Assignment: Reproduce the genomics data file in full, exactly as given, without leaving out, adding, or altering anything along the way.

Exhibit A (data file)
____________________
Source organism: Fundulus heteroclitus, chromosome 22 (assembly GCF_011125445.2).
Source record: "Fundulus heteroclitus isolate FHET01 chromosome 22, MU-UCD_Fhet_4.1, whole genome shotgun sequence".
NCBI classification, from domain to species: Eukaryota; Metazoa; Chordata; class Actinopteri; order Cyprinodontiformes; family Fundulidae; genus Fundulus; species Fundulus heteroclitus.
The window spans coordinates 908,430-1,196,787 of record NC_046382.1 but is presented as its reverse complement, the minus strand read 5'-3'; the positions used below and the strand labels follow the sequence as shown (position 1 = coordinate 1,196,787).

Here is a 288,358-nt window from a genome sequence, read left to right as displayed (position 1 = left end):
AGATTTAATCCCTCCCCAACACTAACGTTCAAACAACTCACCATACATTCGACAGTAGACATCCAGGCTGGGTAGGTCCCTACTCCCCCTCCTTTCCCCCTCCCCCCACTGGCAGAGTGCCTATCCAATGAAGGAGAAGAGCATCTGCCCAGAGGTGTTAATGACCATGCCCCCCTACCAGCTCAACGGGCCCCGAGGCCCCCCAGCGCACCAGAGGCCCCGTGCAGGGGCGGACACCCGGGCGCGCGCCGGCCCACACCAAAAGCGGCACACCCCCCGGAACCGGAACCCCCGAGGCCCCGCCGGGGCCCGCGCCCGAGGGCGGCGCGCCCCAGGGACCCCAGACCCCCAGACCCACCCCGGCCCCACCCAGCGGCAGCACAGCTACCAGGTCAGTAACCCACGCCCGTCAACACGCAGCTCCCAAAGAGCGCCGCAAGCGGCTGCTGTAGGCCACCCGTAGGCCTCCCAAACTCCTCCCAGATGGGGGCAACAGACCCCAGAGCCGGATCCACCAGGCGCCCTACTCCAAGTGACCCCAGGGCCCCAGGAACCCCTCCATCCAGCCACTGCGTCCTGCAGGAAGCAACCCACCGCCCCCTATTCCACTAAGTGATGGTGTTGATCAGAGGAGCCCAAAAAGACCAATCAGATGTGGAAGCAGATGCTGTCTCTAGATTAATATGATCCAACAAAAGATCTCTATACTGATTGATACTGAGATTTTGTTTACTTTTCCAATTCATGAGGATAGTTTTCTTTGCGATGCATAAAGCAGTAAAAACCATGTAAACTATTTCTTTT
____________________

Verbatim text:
Source organism: Fundulus heteroclitus, chromosome 22 (assembly GCF_011125445.2).
Source record: "Fundulus heteroclitus isolate FHET01 chromosome 22, MU-UCD_Fhet_4.1, whole genome shotgun sequence".
NCBI classification, from domain to species: Eukaryota; Metazoa; Chordata; class Actinopteri; order Cyprinodontiformes; family Fundulidae; genus Fundulus; species Fundulus heteroclitus.
The window spans coordinates 908,430-1,196,787 of record NC_046382.1 but is presented as its reverse complement, the minus strand read 5'-3'; the positions used below and the strand labels follow the sequence as shown (position 1 = coordinate 1,196,787).

Here is a 288,358-nt window from a genome sequence, read left to right as displayed (position 1 = left end):
AGATTTAATCCCTCCCCAACACTAACGTTCAAACAACTCACCATACATTCGACAGTAGACATCCAGGCTGGGTAGGTCCCTACTCCCCCTCCTTTCCCCCTCCCCCCACTGGCAGAGTGCCTATCCAATGAAGGAGAAGAGCATCTGCCCAGAGGTGTTAATGACCATGCCCCCCTACCAGCTCAACGGGCCCCGAGGCCCCCCAGCGCACCAGAGGCCCCGTGCAGGGGCGGACACCCGGGCGCGCGCCGGCCCACACCAAAAGCGGCACACCCCCCGGAACCGGAACCCCCGAGGCCCCGCCGGGGCCCGCGCCCGAGGGCGGCGCGCCCCAGGGACCCCAGACCCCCAGACCCACCCCGGCCCCACCCAGCGGCAGCACAGCTACCAGGTCAGTAACCCACGCCCGTCAACACGCAGCTCCCAAAGAGCGCCGCAAGCGGCTGCTGTAGGCCACCCGTAGGCCTCCCAAACTCCTCCCAGATGGGGGCAACAGACCCCAGAGCCGGATCCACCAGGCGCCCTACTCCAAGTGACCCCAGGGCCCCAGGAACCCCTCCATCCAGCCACTGCGTCCTGCAGGAAGCAACCCACCGCCCCCTATTCCACTAAGTGATGGTGTTGATCAGAGGAGCCCAAAAAGACCAATCAGATGTGGAAGCAGATGCTGTCTCTAGATTAATATGATCCAACAAAAGATCTCTATACTGATTGATACTGAGATTTTGTTTACTTTTCCAATTCATGAGGATAGTTTTCTTTGCGATGCATAAAGCAGTAAAAACCATGTAAACTATTTCTTTT